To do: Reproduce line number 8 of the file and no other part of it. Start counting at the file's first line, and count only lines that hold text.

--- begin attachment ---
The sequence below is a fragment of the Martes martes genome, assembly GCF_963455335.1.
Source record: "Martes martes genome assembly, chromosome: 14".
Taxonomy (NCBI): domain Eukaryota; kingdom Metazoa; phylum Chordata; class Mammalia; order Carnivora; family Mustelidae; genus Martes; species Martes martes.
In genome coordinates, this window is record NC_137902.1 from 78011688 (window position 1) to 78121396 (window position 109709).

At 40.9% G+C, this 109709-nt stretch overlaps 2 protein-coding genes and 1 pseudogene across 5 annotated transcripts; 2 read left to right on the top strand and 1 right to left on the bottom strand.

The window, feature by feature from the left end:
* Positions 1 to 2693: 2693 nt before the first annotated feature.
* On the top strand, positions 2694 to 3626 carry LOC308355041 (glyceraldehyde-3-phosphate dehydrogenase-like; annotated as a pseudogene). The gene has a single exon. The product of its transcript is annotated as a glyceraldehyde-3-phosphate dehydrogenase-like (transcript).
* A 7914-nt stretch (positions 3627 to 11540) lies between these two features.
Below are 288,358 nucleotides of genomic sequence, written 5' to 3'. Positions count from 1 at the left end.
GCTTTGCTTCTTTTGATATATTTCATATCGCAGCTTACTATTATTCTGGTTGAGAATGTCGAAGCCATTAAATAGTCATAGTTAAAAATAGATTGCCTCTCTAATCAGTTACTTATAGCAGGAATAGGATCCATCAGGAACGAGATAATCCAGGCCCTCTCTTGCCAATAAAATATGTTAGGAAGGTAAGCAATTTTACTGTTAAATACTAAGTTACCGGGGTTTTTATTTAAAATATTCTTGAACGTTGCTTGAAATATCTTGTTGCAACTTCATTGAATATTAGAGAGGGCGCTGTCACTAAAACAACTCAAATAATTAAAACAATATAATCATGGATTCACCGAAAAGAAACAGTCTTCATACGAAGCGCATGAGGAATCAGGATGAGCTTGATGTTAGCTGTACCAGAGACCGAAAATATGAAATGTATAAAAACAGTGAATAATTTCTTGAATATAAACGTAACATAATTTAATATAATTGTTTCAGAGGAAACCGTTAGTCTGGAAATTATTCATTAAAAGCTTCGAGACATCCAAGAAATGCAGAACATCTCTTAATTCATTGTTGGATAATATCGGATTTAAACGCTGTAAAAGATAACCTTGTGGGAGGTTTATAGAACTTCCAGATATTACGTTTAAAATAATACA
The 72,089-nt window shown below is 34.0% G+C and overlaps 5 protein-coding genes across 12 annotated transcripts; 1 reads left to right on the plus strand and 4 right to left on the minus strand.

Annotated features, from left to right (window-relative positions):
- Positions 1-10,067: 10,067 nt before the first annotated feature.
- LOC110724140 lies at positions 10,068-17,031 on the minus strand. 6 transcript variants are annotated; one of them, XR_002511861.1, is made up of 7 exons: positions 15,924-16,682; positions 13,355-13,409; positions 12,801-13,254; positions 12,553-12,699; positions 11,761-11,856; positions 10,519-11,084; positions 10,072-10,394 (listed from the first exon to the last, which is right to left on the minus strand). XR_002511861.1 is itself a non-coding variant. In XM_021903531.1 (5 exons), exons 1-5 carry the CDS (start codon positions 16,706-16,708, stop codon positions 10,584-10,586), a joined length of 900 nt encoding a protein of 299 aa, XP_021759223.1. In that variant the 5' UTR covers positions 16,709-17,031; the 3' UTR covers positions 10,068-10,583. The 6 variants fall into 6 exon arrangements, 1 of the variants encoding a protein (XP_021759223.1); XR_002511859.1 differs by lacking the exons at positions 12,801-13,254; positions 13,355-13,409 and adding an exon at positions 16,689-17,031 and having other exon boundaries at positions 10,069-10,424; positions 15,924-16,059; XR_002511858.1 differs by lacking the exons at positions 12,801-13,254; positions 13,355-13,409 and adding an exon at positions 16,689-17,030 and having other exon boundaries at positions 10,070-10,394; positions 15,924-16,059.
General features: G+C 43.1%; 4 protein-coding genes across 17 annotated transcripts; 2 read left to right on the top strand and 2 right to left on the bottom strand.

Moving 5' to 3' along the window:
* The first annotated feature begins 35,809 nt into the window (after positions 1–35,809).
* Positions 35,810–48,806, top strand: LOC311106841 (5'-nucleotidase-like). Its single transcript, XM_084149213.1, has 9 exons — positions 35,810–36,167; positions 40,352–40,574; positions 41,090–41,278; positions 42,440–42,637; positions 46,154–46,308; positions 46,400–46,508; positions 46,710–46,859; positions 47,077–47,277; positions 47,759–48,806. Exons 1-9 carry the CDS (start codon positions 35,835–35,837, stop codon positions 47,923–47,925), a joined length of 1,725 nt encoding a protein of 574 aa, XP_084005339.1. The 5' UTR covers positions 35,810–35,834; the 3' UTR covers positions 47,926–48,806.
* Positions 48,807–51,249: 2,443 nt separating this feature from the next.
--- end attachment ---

* On the top strand, positions 2694 to 3626 carry LOC308355041 (glyceraldehyde-3-phosphate dehydrogenase-like; annotated as a pseudogene). The gene has a single exon. The product of its transcript is annotated as a glyceraldehyde-3-phosphate dehydrogenase-like (transcript).